December 24. This morning we received a visit from the abbé de R- the gentleman who had offered to procure us tickets of admission to the National Assembly. He had an uncommon number of questions to ask of

In France he was perfectly at home, but, with the true French egotism, seemed totally ignorant of everything beyond his own country. France was, in his ideas, the kingdom of heaven, and Paris the central point of all that was desirable in that kingdom. Russia seemed to him as perfect a terra incognita as to me is Prester John's country. He supposed Livonia to be a part of the Polish dominions, and believed that travellers in Russia carried a compass in the winter, as a guide through the snow. Probably, he supposed the villages to be buried in snow above the chimnies, and that it was nio uncommon thing to tie a horse to the top of a church-steeple, like baron Munchausen.

As I was turning over some books in Cussac's shop about noon, an old man upwards of eighty came in, whose feet, it is true, seemed no longer to afford him much service, but whose countenance bespoke perfect cheerfulness and good-humour. Cussac expressed great pleasure at seeing him so cheerful.

Oh !” said he, “I have experienced many troubles in the course of my life, but I never felt remorse.”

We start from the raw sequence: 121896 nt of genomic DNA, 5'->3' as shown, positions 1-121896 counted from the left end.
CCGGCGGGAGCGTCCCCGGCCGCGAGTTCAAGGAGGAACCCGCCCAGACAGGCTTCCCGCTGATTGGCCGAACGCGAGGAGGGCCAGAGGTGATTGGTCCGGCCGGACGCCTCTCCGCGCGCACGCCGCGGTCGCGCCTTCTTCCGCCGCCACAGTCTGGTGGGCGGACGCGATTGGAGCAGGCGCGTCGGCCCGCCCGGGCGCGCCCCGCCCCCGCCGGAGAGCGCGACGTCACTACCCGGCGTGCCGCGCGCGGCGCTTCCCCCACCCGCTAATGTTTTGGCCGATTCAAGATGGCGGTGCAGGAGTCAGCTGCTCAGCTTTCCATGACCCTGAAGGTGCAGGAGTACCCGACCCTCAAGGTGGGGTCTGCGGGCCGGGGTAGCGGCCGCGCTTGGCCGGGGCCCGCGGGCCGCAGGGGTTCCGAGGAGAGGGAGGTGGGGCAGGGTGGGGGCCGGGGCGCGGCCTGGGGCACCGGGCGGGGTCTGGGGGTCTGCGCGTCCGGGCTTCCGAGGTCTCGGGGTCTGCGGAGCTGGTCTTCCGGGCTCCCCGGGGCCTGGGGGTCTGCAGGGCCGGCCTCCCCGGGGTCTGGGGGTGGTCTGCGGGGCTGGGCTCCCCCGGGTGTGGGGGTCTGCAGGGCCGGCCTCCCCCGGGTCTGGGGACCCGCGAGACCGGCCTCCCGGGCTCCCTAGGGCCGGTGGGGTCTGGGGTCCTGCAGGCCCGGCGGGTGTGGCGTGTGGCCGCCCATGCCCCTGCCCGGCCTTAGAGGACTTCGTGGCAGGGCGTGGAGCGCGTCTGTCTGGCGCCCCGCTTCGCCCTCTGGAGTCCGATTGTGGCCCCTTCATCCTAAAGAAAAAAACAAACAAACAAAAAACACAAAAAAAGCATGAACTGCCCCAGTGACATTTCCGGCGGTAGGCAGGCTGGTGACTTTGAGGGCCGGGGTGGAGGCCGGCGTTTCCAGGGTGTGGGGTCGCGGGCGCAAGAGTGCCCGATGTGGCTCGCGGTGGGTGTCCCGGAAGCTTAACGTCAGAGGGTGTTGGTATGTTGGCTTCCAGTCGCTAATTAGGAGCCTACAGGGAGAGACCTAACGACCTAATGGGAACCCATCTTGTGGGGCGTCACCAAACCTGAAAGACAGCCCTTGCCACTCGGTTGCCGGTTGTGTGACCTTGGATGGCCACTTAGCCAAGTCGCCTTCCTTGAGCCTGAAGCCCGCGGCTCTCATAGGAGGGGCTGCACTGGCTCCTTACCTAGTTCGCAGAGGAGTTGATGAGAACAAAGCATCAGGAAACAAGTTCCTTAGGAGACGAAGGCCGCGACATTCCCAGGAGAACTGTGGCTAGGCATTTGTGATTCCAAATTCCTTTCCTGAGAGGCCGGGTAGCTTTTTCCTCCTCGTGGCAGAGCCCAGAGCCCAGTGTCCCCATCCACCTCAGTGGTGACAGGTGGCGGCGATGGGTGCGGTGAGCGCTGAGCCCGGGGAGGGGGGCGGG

I was pleased with this answer, and on enquiry

afterwards learnt that he was monsieur de la Place, author, or rather translator, of a voluminous collection of romances and other writings.

But, indeed, if what Cussac told me were true, he might fairly be called an author. This was, that he had so much improved Tom Jones in his translation, that it had been re-translated from that into English. I could not forbear smiling.

After staying about a quarter of an hour, monsieur de la Place was quitting the shop. He had already got the door in his hand, when suddenly turning round, as if some new idea occurred to him in the instant : “ Give me pen and ink,” he said, “to write down an impromptu.”

The pen and ink was brought, and he produced the following quatraine, which I transcribed as soon as he was gone. Pour que de deux parties les noms mieux entendus,

Dans l'état divisé peuvent inoins troubler l'ordre; Les enragés, sont ceux qui furent trop mordus,

Et les enrageans, ceux qui voudraient encore mordre. That the two parties' titles well explain'd,

May less divisions in the state excite;